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Sylvie Eve Blum-Reid, University of Florida
Availability: In stock
205pp. ¦ $102 £81 €92
‘Impressions from Paris’ studies the contributions of various women artists and writers who lived in Paris during the Interwar Years, from the 1920s to 1940. The “Roaring Twenties” constituted years of experimentation and freedom to test new techniques and lifestyles at a time affected by serious political changes leading to World War II. Their trajectories have left traces that can be mapped out, studied, and addressed today, a hundred years later. The volume revisits their experiences through various lenses that include art history, gender, fashion, literary analysis, psychology, philosophy, as well as film and food. The volume revisits the artistic, literary, and journalistic contributions of women worldwide, including France, as they flocked to Paris from the 1920s to 1940. The overall principle lies in the inclusion of female painters, visual artists, and writers from diverse international and national backgrounds. Scholars who participate in the volume explore the possibilities presented in a modern literary and artistic history while building on previous scholarship. Two seminal books and a documentary film inspire this project: Shari Benstock’s ‘Women of the Left Bank. Paris 1900-1940’ (Texas UP 1986) and Andrea Weiss’s ‘Paris was a woman. Portraits from the Left Bank’ (HarperSanFrancisco 1995), which in turn produced an eponymous film (Greta Schiller/Andrea Weiss 1996). These works highlight the community of women artists, editors and writers during the interwar years in Paris. There is scholarship in the area, although most of it is scattered in single monographs, crossing various genres, and various languages, from (recent) graphic novels, to fiction, biographical studies, cultural histories as well as scholarly artistic and literary studies.
Annie Brust, Kent State University
279pp. ¦ $78 £61 €72
J.R. R. Tolkien has been revered as the father of twentieth-century fantasy; however, many initially criticized him for his handling of the textual matter as male-centric magical lands that did not feature prominent female roles or significant female characters. This book will highlight the vast community of powerful female figures that Tolkien created in his fantasy writing, stemming from the distinct and dominant female forces he created in his academic translation and poetry. These fierce women serve as a culmination of the powerful forces of women and female character that originated in Medieval, Norse, and Celtic traditions. They help to create the framework from which Tolkien shaped his female community, not merely as singular figures, as previously featured, but as a dynamic network of figures who shape Tolkien's creative art. For the first time, this discussion looks at the entire community of women, featuring previously excluded figures from his academic works and highlighting translation bias in modern manuscripts of the extant medieval works that influenced these women. It also seeks to create a comprehensive guide and detailed appendices exploring the female characters and influences throughout his writing portfolio. This book seeks to uncover the hidden voices of the past to find their rightful home in the strong female voices of the present, rewriting history to regain a sense of the past.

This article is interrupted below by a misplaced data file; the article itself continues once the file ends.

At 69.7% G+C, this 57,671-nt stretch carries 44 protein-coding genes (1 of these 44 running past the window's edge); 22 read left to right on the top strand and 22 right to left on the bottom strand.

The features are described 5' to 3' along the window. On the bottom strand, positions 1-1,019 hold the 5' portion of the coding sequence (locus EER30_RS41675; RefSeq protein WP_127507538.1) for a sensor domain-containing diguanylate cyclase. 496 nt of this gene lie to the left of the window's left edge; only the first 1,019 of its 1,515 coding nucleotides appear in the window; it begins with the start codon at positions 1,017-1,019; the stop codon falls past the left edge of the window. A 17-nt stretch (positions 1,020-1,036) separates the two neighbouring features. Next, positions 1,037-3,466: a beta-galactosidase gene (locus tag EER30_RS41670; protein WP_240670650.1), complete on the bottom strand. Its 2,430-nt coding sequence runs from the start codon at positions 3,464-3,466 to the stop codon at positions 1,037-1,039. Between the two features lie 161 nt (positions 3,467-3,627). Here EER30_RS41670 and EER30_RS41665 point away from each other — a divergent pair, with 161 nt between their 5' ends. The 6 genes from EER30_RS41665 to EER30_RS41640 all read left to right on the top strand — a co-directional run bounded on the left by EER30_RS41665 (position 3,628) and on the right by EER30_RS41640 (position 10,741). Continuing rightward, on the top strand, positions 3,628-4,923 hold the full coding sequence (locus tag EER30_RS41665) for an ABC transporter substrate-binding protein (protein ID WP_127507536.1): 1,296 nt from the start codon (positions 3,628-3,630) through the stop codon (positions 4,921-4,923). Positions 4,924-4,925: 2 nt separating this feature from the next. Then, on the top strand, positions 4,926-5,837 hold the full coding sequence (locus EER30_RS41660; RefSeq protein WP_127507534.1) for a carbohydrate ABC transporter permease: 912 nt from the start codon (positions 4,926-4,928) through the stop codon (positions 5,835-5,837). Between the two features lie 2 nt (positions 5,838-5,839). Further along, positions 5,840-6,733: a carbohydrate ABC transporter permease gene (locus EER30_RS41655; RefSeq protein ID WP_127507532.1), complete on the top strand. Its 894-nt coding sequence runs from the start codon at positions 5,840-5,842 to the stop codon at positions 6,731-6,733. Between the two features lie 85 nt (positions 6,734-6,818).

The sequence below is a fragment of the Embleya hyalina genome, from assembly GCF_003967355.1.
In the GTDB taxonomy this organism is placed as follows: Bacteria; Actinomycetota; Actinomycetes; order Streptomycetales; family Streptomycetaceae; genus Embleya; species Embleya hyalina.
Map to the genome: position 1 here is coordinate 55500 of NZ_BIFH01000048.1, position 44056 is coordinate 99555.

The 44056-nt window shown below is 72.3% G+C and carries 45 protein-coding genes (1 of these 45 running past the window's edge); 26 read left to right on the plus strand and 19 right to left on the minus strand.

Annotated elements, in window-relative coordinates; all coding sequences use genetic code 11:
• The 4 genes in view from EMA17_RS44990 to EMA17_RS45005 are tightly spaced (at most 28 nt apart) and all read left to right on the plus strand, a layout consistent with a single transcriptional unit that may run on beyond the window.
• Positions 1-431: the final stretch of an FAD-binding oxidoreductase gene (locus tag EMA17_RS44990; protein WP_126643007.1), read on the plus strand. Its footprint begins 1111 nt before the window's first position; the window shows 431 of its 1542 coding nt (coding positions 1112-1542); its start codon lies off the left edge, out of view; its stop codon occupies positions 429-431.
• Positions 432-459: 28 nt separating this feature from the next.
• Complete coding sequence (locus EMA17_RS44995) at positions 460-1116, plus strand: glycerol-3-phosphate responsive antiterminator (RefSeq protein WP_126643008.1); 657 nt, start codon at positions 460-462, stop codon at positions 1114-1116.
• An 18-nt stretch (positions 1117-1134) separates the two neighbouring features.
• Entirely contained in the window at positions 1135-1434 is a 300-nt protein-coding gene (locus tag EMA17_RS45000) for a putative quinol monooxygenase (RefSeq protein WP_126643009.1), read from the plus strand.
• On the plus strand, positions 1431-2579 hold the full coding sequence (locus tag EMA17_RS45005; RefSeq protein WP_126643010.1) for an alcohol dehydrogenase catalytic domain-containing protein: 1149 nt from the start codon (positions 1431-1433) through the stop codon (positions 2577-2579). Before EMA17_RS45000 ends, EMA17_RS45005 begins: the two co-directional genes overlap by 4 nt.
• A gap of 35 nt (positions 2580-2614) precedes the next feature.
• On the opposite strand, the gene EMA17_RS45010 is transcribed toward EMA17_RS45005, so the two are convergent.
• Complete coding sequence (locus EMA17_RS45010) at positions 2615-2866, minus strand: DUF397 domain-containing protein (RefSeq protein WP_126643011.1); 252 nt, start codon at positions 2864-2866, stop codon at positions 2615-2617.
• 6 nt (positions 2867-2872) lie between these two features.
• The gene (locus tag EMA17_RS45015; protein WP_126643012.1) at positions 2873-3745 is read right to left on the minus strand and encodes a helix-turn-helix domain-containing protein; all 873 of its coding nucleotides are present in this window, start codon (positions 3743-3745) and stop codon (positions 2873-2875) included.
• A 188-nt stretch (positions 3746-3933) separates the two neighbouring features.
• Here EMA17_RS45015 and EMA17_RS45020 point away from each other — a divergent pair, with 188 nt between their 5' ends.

Önder Çakırtaş, Bingol University, Türkiye
Availability: In stock
166pp. ¦ $70 £59 €65